Jimmy Boy (Vikas Building, Horniman Circle, Fort; 022 22700880) is one of the few old-school restaurants serving just Parsi meals (Cafe Britannia is another but it remains open for just a few hours from Monday to Saturday). And it promises to pull out all stops this Parsi New Year. Its trademark three-course Lagan Nu Bhonu (or Wedding Meal) is, without a doubt, the best offering in the restaurant’s menu. The meal includes patra ni machchi/saas, mutton/chicken pulao served with masala dal, gajar mewa nu achar, salli murgi/gosht and lagan nu custard.

The popular patisserie, Theobroma (Colaba Causeway, Cusrow Baug Colony, Apollo Bandar, Colaba; 022 33716011) is ringing in Parsi New Year with its chocolate caramel salted cake, tamatar par eedu and salli boti puff among other lip-smacking delicacies at its various outlets across the city. Head to the Colaba outlet for the widest variety!

If you are looking for something out of the ordinary this Parsi New Year head down to SodaBottleOpenerWala (G Block, The Capital Building, BKC, Bandra East; 022 40035678). The Mumbai outpost of the immensely successful Delhi joint is also offering Parsi Bhonu (or meal) but with a slight twist. The cafe will juxtapose menus of the older generation with that of the newer one in a cook-off of sorts featuring the mother-in-law-daughter-in-law team of columnist Bachchi Karkaria and Akshata Karkaria.

Cafe at the NCPA (Dorabaji Tata Road, Nariman Point; 022 67230110) will serve a special menu to celebrate Parsi New Year. The chef Farrokh Khambata will be turning to traditional favorites of patra ni machchi, lagan nu stew and bharuchi akoori among others but will also add a contemporary touch with his nitro pomegranate and rose petal kulfi.

Having struck roots in the coastal state of Gujarat, fish and seafood form an important part of Parsi cuisine. The pop-up shop Bawi Bride Kitchen (Flavour Diaries, Rohan Plaza, Off SV Road, Khar West +91 9819285720) will serve a seven course Parsi sea food meal that will include malai na prawns, rawas na cutlets among other dishes.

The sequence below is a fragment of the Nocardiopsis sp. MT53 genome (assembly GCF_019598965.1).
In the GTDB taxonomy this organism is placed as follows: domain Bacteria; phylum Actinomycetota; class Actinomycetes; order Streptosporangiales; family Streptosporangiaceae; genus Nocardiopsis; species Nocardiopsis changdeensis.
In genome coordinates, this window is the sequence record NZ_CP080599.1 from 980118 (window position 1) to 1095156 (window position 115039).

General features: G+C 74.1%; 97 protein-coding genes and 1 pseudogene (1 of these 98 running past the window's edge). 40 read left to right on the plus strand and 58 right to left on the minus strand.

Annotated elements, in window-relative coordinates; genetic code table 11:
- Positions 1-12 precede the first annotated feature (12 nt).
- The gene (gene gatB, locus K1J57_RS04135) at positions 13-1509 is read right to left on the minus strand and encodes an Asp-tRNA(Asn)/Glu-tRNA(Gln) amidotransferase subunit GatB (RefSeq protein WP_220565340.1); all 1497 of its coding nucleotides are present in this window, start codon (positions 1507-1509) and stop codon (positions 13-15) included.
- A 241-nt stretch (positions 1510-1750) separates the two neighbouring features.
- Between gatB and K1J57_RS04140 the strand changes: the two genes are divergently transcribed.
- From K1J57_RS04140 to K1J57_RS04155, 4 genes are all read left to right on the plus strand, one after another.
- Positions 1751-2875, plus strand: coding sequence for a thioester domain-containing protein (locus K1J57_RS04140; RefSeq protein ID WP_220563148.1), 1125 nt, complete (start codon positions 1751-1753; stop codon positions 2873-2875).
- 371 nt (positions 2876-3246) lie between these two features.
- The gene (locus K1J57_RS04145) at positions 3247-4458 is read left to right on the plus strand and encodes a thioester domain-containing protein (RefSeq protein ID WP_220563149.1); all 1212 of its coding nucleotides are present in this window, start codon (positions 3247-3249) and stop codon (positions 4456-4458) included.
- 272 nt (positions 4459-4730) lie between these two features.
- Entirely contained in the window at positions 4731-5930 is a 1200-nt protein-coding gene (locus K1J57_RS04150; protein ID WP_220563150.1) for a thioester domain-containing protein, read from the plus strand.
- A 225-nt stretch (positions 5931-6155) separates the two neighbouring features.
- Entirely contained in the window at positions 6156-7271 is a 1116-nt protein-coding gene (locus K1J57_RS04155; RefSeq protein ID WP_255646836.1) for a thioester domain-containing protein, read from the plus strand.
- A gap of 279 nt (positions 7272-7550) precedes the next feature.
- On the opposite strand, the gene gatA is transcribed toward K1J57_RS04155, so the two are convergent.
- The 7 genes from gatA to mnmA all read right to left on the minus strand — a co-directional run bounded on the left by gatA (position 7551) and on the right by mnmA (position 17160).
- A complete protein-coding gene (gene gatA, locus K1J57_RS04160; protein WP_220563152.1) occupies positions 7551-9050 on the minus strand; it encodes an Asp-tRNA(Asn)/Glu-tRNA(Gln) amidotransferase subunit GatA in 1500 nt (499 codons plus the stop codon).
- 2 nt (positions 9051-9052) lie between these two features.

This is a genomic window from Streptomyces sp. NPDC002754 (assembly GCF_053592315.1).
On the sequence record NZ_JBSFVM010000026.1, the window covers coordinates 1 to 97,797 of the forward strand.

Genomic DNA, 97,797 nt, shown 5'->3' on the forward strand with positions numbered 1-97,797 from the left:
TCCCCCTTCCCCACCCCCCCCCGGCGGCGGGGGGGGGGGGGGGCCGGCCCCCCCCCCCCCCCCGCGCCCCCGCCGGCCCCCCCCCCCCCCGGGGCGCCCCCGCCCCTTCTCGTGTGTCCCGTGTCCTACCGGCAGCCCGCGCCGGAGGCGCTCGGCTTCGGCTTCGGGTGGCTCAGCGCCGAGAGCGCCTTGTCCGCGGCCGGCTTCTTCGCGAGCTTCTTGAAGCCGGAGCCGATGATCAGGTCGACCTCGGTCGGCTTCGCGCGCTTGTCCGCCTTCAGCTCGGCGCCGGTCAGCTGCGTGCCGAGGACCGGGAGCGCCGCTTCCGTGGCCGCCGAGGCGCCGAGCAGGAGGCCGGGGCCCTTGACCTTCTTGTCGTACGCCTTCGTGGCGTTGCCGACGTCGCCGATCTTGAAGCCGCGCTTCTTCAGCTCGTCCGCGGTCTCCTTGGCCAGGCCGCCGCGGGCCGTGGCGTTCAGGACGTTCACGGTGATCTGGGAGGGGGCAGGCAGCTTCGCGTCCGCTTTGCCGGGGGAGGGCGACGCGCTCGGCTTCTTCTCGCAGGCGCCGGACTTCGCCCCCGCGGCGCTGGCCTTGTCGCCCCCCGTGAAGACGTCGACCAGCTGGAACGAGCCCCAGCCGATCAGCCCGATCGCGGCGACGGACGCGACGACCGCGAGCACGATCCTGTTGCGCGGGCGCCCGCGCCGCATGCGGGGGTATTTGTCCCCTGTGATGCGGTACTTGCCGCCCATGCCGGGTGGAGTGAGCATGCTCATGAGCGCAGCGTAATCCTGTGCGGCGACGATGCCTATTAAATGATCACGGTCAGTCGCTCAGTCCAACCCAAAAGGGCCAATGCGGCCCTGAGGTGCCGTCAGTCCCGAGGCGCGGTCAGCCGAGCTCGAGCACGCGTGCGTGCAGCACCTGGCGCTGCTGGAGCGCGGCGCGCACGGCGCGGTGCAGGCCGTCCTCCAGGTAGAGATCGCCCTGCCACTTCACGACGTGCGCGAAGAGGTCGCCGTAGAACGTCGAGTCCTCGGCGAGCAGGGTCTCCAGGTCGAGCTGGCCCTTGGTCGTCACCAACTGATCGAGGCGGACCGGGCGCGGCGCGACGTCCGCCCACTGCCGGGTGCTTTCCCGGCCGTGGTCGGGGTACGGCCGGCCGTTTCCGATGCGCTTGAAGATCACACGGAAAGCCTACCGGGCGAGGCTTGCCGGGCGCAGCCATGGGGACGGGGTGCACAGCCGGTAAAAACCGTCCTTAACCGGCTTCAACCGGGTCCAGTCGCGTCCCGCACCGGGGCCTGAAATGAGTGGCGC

And finally, if soaking in some art while enjoying a feast is your idea of Parsi New Year, head down to Pala Fala (Art Hub, Atria Mall, Dr AB Road, Worli; 022 65583333) for a buffet that includes unlimited portions of salli chicken, mutton dhansakh, lagan nu custard and patra ni machchi among other dishes. Keep your hands of the paintings.



One cannot speak of Parsi cuisine and not mention Mumbai’s Irani cafes. These turn-of-the-century establishments once doubled up as provision stores (also occasionally stocking booze) but today serve as the perfect place to find a cheap and quick meal. While some of these cafes do serve lunches and dinners, some others are basically bakeries with a large seating space. The Irani cafes stand out for their unique furniture (Irani chairs and tables are a thing), cheap food (mostly bakery) items and their location. It isn’t unusual to find Irani cafes as corner shops: having entrances from two adjacent streets. The reason for this architectural quirk is quite interesting.

Back in the day corner shops would be frowned upon by the Gujarati merchants who saw these properties as sinh mukhi or lion-faced. According to vastu shastra, the Hindu system of architecture, these shops were bad for business since they were wide at the mouth but narrow at the rear. According to the beliefs of the merchants, it would cause more money to go out of the property than for it to come in. These merchants thus preferred gau mukhi or cow-faced properties which had a narrower opening than its rear. The Zoroastrian Iranis who carried no such vastu baggage grabbed these properties at throwaway prices and set up their shop. Today only a handful of these Irani Cafes remain.

Intrigued? Here are six Irani Cafes in Mumbai that will take you back in time


Theatre forms an important part of Parsi New Year. The ritual of watching a Parsi play every New Year is perhaps unique only to this community. Amateur theater groups often put up plays that run for just a week or so and are clearly targeted at the Parsi New Year audience. Don’t expect any intelligent conversation or philosophical treatises to unfold on stage because all the plays are slapstick comedies featuring innuendo-filled dialogues. Curiously, audiences for these plays include oldies and kids alike. Even so, the plays (in a strange twisted fashion) promote traditional values. The plays sometimes also encourage the young to procreate in order to save the dying community.